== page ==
fire mitigation activities that was going to
cost the community some money. And so rather than
enacting or enlisting the local elected officials
to talk to the residents, they handed this to
the fire department. And they ended up
passing the referendum. So that’s one of
those examples where you find that trusted
messenger and that can really help your efforts be
much more effective. But at the same time,
creating those partnerships is essential. And also the partnerships
with those trusted messenger is essential because it’s also
really important to get people on the same page and making
sure that that message among all those trusted
partners is consistent and making sure that everybody’s
saying the same thing. And maybe they’re saying
it slightly differently, but they’re all really
saying the same thing. And that’s because the more
that people hear messages from people that
they trust or that affirms what they care about
and that works with their values and then gives
them the solution, the more they hear
about it, the more that breaks through those
mental shortcuts that people have
that are leading them down the road of
making decisions or acting against their
own best interests or misperceiving the risk. I like to always put
the picture of the kitty with this particular
suggestion, and that’s including an emotional release valve. And I don’t necessarily mean
we should just give everybody a picture of a cute
animal every time the conversation
is getting rough. But when we’re
talking about risks, it can be a really intensely,
emotional conversation. And people can go down
the road of feeling pretty hopeless about things
or feeling very worried, and they don’t necessarily
have that ability to process that emotion. And so just giving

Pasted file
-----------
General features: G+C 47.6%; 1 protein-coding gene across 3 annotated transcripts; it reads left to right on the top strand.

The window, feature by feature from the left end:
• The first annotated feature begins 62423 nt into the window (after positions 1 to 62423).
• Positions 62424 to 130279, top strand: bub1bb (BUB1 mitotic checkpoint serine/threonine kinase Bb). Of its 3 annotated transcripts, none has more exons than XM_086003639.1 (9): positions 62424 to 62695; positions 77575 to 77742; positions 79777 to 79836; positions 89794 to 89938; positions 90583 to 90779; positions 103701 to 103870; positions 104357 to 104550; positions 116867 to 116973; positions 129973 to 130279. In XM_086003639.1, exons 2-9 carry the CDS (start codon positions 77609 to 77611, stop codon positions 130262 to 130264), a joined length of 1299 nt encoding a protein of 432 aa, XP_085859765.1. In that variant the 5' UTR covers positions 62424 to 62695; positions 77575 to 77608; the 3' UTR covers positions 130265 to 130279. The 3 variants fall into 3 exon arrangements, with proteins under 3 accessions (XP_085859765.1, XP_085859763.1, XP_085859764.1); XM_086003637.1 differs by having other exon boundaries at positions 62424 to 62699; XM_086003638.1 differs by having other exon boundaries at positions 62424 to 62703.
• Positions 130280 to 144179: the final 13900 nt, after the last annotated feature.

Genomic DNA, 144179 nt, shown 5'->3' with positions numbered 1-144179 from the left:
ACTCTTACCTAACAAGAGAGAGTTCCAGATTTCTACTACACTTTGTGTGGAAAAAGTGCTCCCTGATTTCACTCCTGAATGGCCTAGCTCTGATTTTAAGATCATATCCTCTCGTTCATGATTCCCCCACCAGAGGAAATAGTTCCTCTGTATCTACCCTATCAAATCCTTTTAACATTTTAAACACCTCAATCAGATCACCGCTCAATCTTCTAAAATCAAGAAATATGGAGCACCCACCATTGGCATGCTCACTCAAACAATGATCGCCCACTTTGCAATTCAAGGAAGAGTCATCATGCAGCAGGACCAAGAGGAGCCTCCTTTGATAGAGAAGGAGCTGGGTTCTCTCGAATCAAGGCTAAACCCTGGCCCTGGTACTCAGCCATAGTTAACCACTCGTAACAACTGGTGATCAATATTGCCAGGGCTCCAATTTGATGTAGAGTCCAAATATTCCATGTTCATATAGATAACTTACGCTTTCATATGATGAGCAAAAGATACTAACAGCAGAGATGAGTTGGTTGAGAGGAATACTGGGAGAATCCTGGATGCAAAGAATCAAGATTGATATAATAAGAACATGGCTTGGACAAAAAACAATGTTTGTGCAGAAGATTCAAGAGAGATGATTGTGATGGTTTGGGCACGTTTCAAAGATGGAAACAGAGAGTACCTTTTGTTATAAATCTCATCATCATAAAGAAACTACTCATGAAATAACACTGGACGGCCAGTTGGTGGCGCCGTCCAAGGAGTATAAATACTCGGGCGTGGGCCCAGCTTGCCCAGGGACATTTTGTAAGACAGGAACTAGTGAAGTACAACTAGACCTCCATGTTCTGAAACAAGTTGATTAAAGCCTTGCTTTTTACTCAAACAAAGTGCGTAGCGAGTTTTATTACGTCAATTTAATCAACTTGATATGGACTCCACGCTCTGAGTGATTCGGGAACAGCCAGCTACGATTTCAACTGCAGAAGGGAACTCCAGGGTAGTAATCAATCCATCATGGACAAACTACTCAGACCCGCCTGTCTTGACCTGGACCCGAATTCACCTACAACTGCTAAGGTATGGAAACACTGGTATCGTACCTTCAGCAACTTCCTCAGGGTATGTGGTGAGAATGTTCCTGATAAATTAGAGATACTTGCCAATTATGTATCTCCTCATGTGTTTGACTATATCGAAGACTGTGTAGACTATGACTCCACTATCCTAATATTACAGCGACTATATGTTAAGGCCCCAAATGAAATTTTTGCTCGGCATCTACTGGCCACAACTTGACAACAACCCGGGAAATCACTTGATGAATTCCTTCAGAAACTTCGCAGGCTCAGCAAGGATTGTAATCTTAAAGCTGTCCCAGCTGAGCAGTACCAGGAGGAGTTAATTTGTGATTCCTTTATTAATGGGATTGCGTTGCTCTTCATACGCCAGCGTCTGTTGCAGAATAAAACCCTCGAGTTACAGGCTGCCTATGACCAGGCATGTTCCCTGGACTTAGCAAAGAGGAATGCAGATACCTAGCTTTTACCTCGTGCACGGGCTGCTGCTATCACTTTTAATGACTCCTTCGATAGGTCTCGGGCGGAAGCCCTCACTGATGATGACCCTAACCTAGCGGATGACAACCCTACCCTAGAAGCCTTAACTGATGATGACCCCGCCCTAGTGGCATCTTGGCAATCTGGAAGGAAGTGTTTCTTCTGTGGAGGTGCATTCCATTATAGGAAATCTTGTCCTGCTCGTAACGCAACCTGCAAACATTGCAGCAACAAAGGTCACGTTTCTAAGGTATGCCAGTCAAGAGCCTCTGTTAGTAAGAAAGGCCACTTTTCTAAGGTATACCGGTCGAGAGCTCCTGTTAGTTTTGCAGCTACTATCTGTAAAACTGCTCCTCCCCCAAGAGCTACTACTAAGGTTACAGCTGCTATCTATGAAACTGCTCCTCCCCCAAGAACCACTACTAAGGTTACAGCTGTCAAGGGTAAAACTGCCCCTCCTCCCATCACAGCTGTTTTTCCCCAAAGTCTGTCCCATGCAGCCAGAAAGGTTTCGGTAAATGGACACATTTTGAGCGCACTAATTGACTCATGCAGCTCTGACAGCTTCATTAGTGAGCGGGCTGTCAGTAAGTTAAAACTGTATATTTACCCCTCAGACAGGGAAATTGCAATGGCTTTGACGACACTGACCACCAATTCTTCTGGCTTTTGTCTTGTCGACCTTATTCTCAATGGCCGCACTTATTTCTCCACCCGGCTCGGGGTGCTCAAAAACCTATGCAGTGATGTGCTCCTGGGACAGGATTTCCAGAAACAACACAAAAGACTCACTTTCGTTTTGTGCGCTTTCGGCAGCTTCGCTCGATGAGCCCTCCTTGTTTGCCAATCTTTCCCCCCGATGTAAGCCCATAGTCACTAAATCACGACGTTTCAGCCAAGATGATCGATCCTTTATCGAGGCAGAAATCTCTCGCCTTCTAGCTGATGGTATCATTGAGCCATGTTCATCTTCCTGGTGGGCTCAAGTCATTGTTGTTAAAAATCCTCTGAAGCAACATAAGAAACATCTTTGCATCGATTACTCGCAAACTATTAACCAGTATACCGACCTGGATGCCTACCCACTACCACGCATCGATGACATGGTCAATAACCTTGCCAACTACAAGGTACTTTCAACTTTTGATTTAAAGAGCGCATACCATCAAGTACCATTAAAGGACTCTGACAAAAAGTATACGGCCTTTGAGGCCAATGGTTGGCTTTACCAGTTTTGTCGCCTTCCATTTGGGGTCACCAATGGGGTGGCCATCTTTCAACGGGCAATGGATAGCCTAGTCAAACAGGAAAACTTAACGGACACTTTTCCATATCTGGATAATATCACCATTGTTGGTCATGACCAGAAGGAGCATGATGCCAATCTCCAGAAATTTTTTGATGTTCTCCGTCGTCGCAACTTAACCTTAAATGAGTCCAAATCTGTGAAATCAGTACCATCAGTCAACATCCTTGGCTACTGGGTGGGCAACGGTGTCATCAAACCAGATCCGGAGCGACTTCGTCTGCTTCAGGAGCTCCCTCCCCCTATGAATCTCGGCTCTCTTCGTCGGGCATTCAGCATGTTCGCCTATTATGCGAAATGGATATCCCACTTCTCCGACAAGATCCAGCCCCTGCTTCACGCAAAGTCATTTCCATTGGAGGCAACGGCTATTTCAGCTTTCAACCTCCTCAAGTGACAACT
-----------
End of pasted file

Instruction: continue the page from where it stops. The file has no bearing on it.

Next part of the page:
people that space to feel and acknowledge
their feelings and acknowledge what
they may be going through or what their thoughts
might be is really helpful. But at the same time,
it’s also really important that when you are
talking about risks, that you’re not necessarily
going on negative emotion overload. A good rule of thumb that we
use is 1/3 negative emotions and 2/3 hope and action. And that for every 1/3
of the conversation that you’re talking about
as a negative emotion, include 2/3 actions and hope and
giving people a reason to say, OK, I can actually do something,
or I can make a difference, and that I can’t– don’t have to necessarily
just sit here and wait for something bad to happen. So– and then
following on with that, I always want this note
that it’s really important to be careful about using
disaster imageries, disaster photo. There are a lot
of folks out there where the disaster photo is
something that resonates. But there are a
lot of folks that find that disaster photo to
be overwhelming or emotionally intense in a way that they don’t
necessarily want to tap into, if you will. Maybe they’ve been
through a disaster or a family member has
been through a disaster, and so those negative
feelings come up and people are going to want
to avoid that negative feeling. And this picture is one
of those that actually is very personal to me because
I live on the east coast and I’ve never lived
on the west coast, but my family is
from California. And this picture